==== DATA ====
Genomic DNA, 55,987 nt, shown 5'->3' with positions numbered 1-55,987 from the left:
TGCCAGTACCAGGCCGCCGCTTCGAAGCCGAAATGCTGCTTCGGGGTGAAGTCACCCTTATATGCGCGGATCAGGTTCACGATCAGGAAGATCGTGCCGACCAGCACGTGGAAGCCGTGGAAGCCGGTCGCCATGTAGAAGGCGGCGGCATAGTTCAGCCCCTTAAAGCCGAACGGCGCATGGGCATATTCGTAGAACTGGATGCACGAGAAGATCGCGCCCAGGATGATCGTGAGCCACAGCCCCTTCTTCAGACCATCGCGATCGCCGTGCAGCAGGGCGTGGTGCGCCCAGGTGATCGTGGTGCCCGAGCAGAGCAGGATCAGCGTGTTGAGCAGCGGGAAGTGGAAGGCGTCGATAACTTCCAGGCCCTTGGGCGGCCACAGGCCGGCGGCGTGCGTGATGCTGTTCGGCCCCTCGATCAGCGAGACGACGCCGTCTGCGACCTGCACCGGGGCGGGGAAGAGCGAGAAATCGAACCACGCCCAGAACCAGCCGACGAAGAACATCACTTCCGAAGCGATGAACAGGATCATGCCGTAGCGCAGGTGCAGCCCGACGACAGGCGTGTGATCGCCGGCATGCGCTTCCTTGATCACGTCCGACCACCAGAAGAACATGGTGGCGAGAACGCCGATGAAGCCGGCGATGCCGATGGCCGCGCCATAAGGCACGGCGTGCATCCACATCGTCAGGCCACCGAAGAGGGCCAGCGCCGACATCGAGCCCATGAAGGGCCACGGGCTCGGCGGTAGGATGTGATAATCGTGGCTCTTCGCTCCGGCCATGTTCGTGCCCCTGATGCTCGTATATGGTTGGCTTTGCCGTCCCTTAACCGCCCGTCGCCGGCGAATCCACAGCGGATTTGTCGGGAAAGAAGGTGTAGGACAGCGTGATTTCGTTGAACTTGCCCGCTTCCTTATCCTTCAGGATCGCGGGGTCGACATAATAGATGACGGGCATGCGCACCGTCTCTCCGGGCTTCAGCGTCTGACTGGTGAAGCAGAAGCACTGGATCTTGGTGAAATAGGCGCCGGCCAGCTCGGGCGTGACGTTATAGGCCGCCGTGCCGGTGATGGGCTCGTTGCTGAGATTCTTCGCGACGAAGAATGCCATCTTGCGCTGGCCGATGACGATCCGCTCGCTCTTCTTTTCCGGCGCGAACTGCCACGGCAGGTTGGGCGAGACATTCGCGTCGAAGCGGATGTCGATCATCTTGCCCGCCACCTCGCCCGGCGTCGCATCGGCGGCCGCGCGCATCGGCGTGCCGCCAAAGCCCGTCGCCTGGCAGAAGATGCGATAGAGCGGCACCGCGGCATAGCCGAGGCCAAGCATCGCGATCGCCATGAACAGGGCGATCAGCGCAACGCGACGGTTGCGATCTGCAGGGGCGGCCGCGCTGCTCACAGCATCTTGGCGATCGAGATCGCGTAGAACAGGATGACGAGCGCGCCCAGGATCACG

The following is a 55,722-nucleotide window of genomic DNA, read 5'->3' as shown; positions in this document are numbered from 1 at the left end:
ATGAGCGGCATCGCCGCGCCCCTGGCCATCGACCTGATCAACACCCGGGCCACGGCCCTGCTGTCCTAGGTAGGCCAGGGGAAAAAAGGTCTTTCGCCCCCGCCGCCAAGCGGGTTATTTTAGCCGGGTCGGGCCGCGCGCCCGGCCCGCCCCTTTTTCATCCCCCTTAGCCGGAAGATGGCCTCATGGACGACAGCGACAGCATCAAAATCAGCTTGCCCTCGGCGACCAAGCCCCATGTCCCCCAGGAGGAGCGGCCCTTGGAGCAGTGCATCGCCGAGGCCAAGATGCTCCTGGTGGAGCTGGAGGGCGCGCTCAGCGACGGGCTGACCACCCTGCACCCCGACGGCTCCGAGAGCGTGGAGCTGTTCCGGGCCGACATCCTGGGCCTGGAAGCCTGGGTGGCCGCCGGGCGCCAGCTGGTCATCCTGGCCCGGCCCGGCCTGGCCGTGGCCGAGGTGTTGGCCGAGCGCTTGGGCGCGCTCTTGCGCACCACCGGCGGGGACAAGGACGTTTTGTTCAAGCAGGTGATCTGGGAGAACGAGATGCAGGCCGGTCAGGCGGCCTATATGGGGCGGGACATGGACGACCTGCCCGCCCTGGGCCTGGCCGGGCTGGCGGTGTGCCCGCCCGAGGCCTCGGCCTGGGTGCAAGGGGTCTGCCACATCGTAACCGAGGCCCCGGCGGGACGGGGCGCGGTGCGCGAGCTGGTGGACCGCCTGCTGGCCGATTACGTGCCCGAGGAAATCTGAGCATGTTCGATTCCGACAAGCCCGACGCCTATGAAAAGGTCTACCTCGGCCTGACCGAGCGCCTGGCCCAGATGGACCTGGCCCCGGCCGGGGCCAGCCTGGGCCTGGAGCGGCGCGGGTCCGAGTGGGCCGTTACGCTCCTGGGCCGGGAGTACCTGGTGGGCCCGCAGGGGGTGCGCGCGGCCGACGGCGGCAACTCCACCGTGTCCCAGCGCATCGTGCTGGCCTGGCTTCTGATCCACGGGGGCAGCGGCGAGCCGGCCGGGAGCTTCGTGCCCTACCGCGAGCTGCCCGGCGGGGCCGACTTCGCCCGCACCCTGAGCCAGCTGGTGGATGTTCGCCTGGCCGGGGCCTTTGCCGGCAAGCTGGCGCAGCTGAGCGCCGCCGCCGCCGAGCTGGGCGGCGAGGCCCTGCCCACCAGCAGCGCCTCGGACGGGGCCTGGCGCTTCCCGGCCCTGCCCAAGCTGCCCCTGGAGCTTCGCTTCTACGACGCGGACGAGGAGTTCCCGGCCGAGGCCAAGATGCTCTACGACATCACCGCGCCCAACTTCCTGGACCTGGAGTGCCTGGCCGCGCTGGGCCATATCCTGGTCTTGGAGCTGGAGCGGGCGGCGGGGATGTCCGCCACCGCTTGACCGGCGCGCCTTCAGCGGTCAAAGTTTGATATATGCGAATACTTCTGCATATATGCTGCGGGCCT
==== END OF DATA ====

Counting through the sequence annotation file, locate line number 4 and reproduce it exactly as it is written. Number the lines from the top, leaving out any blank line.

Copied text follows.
ATGAGCGGCATCGCCGCGCCCCTGGCCATCGACCTGATCAACACCCGGGCCACGGCCCTGCTGTCCTAGGTAGGCCAGGGGAAAAAAGGTCTTTCGCCCCCGCCGCCAAGCGGGTTATTTTAGCCGGGTCGGGCCGCGCGCCCGGCCCGCCCCTTTTTCATCCCCCTTAGCCGGAAGATGGCCTCATGGACGACAGCGACAGCATCAAAATCAGCTTGCCCTCGGCGACCAAGCCCCATGTCCCCCAGGAGGAGCGGCCCTTGGAGCAGTGCATCGCCGAGGCCAAGATGCTCCTGGTGGAGCTGGAGGGCGCGCTCAGCGACGGGCTGACCACCCTGCACCCCGACGGCTCCGAGAGCGTGGAGCTGTTCCGGGCCGACATCCTGGGCCTGGAAGCCTGGGTGGCCGCCGGGCGCCAGCTGGTCATCCTGGCCCGGCCCGGCCTGGCCGTGGCCGAGGTGTTGGCCGAGCGCTTGGGCGCGCTCTTGCGCACCACCGGCGGGGACAAGGACGTTTTGTTCAAGCAGGTGATCTGGGAGAACGAGATGCAGGCCGGTCAGGCGGCCTATATGGGGCGGGACATGGACGACCTGCCCGCCCTGGGCCTGGCCGGGCTGGCGGTGTGCCCGCCCGAGGCCTCGGCCTGGGTGCAAGGGGTCTGCCACATCGTAACCGAGGCCCCGGCGGGACGGGGCGCGGTGCGCGAGCTGGTGGACCGCCTGCTGGCCGATTACGTGCCCGAGGAAATCTGAGCATGTTCGATTCCGACAAGCCCGACGCCTATGAAAAGGTCTACCTCGGCCTGACCGAGCGCCTGGCCCAGATGGACCTGGCCCCGGCCGGGGCCAGCCTGGGCCTGGAGCGGCGCGGGTCCGAGTGGGCCGTTACGCTCCTGGGCCGGGAGTACCTGGTGGGCCCGCAGGGGGTGCGCGCGGCCGACGGCGGCAACTCCACCGTGTCCCAGCGCATCGTGCTGGCCTGGCTTCTGATCCACGGGGGCAGCGGCGAGCCGGCCGGGAGCTTCGTGCCCTACCGCGAGCTGCCCGGCGGGGCCGACTTCGCCCGCACCCTGAGCCAGCTGGTGGATGTTCGCCTGGCCGGGGCCTTTGCCGGCAAGCTGGCGCAGCTGAGCGCCGCCGCCGCCGAGCTGGGCGGCGAGGCCCTGCCCACCAGCAGCGCCTCGGACGGGGCCTGGCGCTTCCCGGCCCTGCCCAAGCTGCCCCTGGAGCTTCGCTTCTACGACGCGGACGAGGAGTTCCCGGCCGAGGCCAAGATGCTCTACGACATCACCGCGCCCAACTTCCTGGACCTGGAGTGCCTGGCCGCGCTGGGCCATATCCTGGTCTTGGAGCTGGAGCGGGCGGCGGGGATGTCCGCCACCGCTTGACCGGCGCGCCTTCAGCGGTCAAAGTTTGATATATGCGAATACTTCTGCATATATGCTGCGGGCCT